Politics of Indigeneity
Recent Problems of Identity in Oceania
Publisher: LIT Verlag, Hamburg
Distributed in the USA/UK: Transaction Publisher, New Brunswick/London
Editors (Erich Kolig / Hermann Mueckler (eds.) 186 pages
paperback, price: 20,90 Euro (18,45 USD; 12,75 Pound)
ISBN : 3-8258-5915-0
Ferment and controversy in Aboriginal affairs over the last few decades have not only given rise to rhetoric and moralising, but have led anthropologists and others into attempting to conceptualise the changing nature of Aboriginal societies. One view is that a cultural renaissance has begun. The paper, which focuses on the more settled parts of Australia, accepts that there may be some sort of cultural revival, but argues that the special connotations of „renaissance” mean that it is not the right word for what is happening. The salient facts which need to be taken into account in analysis and evaluation include the decomposition of indigenous traditions and the formation of new communities. These processes were well documented by earlier anthropologists whose work has fallen into undeserved neglect.
Toon van Meijl:
The revival of Maori culture and tradition has contributed to the political successes of New Zealand's indigenous population in recent years. At the same time, however, it has brought to light that an increasing group of Maori youngsters is unable to construct a cultural identity in terms of the discourses of culture and tradition that dominate the political arena. This paper addresses the identity crisis of Maori youngsters in ceremonial settings (marae).
„Iwi“ is a Maori word commonly understood in New Zealand to mean „tribe“. Many government programmes and Treaty of Waitangi settlements transfer funds to iwi groups. Non-tribal Maori organisations have reacted against this trend claiming that iwi need to be re-conceptualised in light of current social and cultural realities. This paper examines how recent arguments about the nature of iwi have affected the meaning of this term.
Maori assertions of indigeneity in contemporary New Zealand revolve around an identity politics which incorporate both forward-looking and backward-looking discourses. This paper focuses on the furore aroused by a traditionalist Maori politician's speech suggesting that many of the problems experienced by her people in the present could be attributed to „post-colonial traumatic stress disorder“. Her use of the term „holocaust“ to characterise the effects of colonialism was even more controversial and earned her a rebuke from the prime minister. Where, then, does responsibility lie and how can the tragedies of the past be explained and absolved?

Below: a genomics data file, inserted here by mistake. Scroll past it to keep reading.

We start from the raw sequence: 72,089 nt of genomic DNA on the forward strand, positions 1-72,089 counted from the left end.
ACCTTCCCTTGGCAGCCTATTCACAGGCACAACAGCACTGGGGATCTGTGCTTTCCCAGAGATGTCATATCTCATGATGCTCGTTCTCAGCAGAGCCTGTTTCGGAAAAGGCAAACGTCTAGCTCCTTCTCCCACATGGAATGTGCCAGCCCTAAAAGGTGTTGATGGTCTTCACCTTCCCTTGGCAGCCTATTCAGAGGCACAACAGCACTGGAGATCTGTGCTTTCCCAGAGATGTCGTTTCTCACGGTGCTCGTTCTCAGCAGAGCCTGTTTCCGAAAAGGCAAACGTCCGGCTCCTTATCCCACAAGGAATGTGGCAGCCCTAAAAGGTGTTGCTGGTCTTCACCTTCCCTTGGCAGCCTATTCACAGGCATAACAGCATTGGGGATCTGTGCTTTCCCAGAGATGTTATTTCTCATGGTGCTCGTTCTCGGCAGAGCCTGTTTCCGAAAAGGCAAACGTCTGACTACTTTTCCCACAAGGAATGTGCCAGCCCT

This paper discusses notions of the kind of relationship Maori traditionally are supposed to have had with nature/environment, and which now play a role in the indigenous cultural renaissance in New Zealand and form a vital part in the country's political discourse. As the authenticity of the claim that Maori in pre-European times have treated their environment with great care and consideration is now rarely challenged, a raft of strategies and privileges, such as the recognition of customary resource rights under the terms of the Waitangi Treaty, is deduced from that.
This paper explores the complexities of ethnonationalism in multicultural Fiji, where almost half the population are of Indian descent. Coups in 1987 and 2000 have been popularly attributed to racial or ethnic conflict and the protection of indigenous culture and rights. This glosses over other dynamics, especially among indigenous Fijians, including contestations over tradition, chiefly power, vanua, class, the economy, the military and the church. The paper emphasises the legacy of colonialism for ethnic identity in Fiji.
This article highlights similarities between political conditions on the chiefly level in the mid-19th century and present times in Fiji. The coup of the year 2000, carried out by George Speight, marked the open outbreak of conflicts between traditional and influential chiefly families and chiefdoms as well as between the three old confederacies. With a short overview of the historic conditions prior to the cession of Fiji to the British Empire in 1874, the bridge is drawn to the recent process of regrouping interest-groups and power in Fiji after the hostage crisis. The situation then and now seems like a chess game which was abandoned in 1874, due to the colonial influence which suppressed the continuation of sometimes century-long existing conflicts, and which is now being taken up again.
The paper examines processes of education and school curricula in New Caledonia and the growing influence Melanesian self-awareness is able to avert. Well aware of the political sgnificance of formal school education as a vehicle for French hegemony, Melanesian independentists are fighting to roll back the heavy predominance of a cosmopolitan French bias in it.
Editor: Hermann Mückler